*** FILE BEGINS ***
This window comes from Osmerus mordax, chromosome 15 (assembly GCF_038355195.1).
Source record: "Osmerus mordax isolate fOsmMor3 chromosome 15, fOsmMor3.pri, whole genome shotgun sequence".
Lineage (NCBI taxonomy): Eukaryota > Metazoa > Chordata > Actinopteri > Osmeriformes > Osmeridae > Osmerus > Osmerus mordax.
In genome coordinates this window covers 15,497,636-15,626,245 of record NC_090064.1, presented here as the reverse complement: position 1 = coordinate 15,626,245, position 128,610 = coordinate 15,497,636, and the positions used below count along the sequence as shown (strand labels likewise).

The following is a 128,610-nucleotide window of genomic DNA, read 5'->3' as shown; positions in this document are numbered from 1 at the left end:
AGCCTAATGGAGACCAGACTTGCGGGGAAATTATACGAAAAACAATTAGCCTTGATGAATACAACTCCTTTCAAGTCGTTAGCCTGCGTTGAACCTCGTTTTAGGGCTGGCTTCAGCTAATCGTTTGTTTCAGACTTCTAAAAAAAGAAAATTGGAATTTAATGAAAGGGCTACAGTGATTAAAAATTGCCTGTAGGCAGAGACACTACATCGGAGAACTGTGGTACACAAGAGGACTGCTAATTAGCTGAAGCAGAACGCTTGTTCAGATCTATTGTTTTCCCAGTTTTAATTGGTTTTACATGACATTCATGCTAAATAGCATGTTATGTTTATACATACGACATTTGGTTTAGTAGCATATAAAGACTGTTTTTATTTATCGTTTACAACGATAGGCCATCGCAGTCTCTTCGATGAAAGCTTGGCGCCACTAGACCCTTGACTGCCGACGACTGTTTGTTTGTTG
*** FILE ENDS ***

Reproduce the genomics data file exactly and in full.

This window comes from Osmerus mordax, chromosome 15 (assembly GCF_038355195.1).
Source record: "Osmerus mordax isolate fOsmMor3 chromosome 15, fOsmMor3.pri, whole genome shotgun sequence".
Lineage (NCBI taxonomy): Eukaryota > Metazoa > Chordata > Actinopteri > Osmeriformes > Osmeridae > Osmerus > Osmerus mordax.
In genome coordinates this window covers 15,497,636-15,626,245 of record NC_090064.1, presented here as the reverse complement: position 1 = coordinate 15,626,245, position 128,610 = coordinate 15,497,636, and the positions used below count along the sequence as shown (strand labels likewise).

The following is a 128,610-nucleotide window of genomic DNA, read 5'->3' as shown; positions in this document are numbered from 1 at the left end:
AGCCTAATGGAGACCAGACTTGCGGGGAAATTATACGAAAAACAATTAGCCTTGATGAATACAACTCCTTTCAAGTCGTTAGCCTGCGTTGAACCTCGTTTTAGGGCTGGCTTCAGCTAATCGTTTGTTTCAGACTTCTAAAAAAAGAAAATTGGAATTTAATGAAAGGGCTACAGTGATTAAAAATTGCCTGTAGGCAGAGACACTACATCGGAGAACTGTGGTACACAAGAGGACTGCTAATTAGCTGAAGCAGAACGCTTGTTCAGATCTATTGTTTTCCCAGTTTTAATTGGTTTTACATGACATTCATGCTAAATAGCATGTTATGTTTATACATACGACATTTGGTTTAGTAGCATATAAAGACTGTTTTTATTTATCGTTTACAACGATAGGCCATCGCAGTCTCTTCGATGAAAGCTTGGCGCCACTAGACCCTTGACTGCCGACGACTGTTTGTTTGTTG